Since my first semester of college, I've weighed over 200 pounds. Sometimes way more, sometimes only a few pounds more, but I have not seen a weight starting with the number "1" since the beginning of my freshman year of college.

My weight has fluctuated, my health has fluctuated, and unfortunately, my confidence has fluctuated. But no matter what, I haven't allowed myself to give up wearing the things I want to wear to please the eyes of society. And you shouldn't, either.

I weigh over 200lbs in both of these photos. To me, (and probably to you), one photo looks better than the other one. But what remains the same is, regardless, I still chose to wear the bathing suit that made me feel beautiful, and I'm still smiling in both photos. Nobody has the right to tell you what you can and can't wear because of the way you look.

There is no magic number that equates to health. In the second photo (and the cover photo), I still weigh over 200 lbs. But I hit the gym daily, ate all around healthier and noticed differences not only on the scale but in my mood, my heart health, my skin and so many other areas. You are not unhealthy because you weigh over 200 lbs and you are not healthy because you weigh 125. And, you are not confined to certain clothing items because of it, either.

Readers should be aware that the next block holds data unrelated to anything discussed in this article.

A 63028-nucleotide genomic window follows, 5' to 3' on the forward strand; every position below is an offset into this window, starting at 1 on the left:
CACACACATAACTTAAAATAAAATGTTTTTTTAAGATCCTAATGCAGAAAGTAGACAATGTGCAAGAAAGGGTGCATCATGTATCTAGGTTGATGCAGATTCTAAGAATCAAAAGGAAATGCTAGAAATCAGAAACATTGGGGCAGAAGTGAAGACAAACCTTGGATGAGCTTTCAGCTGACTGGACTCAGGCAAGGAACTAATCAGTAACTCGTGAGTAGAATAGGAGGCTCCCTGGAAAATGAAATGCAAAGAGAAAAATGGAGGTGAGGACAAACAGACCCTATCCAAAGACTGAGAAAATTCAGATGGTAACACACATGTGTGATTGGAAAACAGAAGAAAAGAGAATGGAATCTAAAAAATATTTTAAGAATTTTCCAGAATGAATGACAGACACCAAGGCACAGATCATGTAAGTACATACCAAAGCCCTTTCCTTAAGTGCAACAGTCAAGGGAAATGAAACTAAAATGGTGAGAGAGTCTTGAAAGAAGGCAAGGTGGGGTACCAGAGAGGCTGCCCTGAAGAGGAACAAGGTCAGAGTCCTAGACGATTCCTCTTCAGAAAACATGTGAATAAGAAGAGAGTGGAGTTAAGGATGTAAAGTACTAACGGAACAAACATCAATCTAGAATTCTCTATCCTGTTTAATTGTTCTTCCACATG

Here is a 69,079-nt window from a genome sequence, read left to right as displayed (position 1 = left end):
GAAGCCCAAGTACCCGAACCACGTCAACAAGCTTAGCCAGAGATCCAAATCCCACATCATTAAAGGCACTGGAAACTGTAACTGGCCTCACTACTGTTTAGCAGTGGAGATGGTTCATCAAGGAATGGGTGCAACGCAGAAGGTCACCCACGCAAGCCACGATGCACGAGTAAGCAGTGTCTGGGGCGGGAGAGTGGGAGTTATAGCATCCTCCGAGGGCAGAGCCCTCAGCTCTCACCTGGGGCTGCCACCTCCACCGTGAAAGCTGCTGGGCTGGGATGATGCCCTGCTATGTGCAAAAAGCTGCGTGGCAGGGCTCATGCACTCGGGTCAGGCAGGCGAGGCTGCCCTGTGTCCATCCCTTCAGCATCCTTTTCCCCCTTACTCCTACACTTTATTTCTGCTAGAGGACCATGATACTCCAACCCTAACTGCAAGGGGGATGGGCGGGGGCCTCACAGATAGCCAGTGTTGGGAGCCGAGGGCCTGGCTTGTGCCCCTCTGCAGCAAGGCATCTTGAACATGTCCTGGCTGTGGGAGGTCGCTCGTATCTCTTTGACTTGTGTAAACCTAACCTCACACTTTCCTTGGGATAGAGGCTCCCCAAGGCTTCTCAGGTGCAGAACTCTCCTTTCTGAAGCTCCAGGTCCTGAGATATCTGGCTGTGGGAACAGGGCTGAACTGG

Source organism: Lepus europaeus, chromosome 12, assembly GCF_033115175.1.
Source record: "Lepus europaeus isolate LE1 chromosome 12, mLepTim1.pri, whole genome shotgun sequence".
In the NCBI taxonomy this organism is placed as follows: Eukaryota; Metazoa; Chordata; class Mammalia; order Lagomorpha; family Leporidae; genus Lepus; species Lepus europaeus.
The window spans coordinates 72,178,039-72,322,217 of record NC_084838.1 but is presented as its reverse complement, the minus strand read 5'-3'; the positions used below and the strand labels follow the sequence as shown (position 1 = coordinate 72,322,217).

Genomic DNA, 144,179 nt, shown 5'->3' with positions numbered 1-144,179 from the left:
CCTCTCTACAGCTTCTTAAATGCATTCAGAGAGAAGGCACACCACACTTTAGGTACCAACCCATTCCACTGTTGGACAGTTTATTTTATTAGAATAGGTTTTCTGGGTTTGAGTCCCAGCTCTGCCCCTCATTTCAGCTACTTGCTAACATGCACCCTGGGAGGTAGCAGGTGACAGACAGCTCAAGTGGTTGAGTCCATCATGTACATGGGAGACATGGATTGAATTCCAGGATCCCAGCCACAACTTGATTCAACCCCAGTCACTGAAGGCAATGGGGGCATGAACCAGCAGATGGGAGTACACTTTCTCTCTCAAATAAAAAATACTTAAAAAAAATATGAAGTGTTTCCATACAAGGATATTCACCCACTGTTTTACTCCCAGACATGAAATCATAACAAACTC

This summer, after gaining quite a bit of weight back during the second semester of my senior year, I look somewhere between those two photos. I am disappointed in myself, but ultimately still love my body and I'm proud of the motivation I have to get to where I want to be while having the confidence to still love myself where I am.

And if you think just because I look a little chubby that I won't be rocking a bikini this summer, you're out of your mind.